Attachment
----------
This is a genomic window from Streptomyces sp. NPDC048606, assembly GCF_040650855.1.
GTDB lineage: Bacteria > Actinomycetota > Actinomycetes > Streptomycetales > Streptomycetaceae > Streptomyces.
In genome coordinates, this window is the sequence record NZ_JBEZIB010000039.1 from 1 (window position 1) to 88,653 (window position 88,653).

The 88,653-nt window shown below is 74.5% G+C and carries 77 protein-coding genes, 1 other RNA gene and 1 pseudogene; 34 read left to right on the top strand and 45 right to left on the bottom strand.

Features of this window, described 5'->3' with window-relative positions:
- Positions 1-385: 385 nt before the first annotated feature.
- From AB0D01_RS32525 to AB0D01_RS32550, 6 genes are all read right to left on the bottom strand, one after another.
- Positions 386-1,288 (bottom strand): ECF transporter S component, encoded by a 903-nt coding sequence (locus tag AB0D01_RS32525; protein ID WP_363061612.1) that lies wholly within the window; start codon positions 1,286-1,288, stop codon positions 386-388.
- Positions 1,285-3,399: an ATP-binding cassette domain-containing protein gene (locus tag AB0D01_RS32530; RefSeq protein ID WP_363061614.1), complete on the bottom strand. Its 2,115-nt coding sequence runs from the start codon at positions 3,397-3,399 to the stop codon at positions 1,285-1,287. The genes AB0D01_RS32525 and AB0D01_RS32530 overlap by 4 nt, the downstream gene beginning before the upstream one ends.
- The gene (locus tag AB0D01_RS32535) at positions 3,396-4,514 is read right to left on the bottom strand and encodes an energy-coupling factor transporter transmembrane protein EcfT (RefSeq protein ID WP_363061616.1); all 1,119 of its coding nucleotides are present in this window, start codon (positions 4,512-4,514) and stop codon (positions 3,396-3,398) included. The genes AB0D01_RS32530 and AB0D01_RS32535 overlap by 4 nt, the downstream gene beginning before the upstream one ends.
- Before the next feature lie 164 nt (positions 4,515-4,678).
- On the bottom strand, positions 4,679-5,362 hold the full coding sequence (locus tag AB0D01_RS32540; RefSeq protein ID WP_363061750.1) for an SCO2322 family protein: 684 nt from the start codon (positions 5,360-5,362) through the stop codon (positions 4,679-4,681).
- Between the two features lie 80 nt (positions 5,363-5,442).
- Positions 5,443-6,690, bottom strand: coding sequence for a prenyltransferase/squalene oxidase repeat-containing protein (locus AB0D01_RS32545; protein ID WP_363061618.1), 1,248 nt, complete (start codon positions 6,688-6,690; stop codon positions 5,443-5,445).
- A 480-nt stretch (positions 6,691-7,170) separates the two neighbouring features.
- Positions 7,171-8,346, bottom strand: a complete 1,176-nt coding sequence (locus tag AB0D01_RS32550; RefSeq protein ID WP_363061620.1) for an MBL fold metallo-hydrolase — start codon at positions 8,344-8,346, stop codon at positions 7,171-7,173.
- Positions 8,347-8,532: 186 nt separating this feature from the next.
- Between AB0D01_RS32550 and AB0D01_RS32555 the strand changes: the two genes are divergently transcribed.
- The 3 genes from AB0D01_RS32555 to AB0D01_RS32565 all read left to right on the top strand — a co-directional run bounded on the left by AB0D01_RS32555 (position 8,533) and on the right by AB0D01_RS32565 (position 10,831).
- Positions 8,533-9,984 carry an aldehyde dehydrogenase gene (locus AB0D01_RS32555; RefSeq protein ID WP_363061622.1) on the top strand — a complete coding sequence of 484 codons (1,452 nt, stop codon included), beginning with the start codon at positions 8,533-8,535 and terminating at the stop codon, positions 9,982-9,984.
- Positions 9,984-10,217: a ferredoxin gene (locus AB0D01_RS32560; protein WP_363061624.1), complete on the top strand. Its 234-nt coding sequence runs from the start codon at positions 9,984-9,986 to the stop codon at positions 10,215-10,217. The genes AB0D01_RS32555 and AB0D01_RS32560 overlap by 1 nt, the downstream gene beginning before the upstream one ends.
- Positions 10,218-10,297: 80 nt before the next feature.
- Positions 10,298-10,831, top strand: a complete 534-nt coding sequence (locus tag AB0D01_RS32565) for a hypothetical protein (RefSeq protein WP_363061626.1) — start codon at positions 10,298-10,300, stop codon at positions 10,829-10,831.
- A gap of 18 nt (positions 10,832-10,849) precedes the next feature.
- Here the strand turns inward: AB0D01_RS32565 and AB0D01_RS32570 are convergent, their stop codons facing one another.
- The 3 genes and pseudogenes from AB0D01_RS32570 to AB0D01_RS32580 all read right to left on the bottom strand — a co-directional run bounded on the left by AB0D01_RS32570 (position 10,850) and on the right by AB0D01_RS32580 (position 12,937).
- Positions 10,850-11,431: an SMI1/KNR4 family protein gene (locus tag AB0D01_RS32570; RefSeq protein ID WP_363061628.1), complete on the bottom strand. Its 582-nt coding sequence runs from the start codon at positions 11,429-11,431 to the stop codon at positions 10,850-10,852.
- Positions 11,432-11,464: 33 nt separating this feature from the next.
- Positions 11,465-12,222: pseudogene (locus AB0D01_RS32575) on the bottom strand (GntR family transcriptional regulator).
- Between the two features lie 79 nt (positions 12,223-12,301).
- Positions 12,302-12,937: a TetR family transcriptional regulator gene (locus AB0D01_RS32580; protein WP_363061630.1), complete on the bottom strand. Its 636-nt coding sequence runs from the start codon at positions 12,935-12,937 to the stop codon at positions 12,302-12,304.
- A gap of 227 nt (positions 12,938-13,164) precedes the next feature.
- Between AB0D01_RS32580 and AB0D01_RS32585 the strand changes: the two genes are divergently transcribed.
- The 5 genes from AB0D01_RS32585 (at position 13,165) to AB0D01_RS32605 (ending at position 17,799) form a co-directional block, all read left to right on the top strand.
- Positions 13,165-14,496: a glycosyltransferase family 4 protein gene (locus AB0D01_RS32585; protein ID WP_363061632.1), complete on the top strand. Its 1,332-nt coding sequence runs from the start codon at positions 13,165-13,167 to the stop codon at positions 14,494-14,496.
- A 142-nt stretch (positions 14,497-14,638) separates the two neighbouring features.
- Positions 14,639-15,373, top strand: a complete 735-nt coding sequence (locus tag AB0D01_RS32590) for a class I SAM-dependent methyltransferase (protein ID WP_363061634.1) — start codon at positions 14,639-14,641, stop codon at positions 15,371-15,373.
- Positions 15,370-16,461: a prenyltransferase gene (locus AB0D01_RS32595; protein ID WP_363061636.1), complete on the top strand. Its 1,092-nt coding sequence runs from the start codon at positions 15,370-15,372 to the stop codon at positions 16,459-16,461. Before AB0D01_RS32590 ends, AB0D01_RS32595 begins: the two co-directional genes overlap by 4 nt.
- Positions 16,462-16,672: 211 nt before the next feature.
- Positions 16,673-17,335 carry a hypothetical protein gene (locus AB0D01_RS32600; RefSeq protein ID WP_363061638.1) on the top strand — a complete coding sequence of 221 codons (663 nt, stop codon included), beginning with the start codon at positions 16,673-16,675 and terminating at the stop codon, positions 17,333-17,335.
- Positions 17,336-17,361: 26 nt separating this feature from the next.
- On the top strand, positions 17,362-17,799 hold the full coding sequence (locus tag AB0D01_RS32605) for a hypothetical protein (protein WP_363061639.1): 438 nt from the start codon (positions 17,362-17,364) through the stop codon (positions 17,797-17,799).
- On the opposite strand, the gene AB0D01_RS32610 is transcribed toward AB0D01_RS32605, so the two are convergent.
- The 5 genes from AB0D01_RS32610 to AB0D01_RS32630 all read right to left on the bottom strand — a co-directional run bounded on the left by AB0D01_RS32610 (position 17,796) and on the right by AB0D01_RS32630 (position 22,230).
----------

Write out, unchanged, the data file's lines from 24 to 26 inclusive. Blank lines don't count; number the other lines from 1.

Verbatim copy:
- A gap of 18 nt (positions 10,832-10,849) precedes the next feature.
- Here the strand turns inward: AB0D01_RS32565 and AB0D01_RS32570 are convergent, their stop codons facing one another.
- The 3 genes and pseudogenes from AB0D01_RS32570 to AB0D01_RS32580 all read right to left on the bottom strand — a co-directional run bounded on the left by AB0D01_RS32570 (position 10,850) and on the right by AB0D01_RS32580 (position 12,937).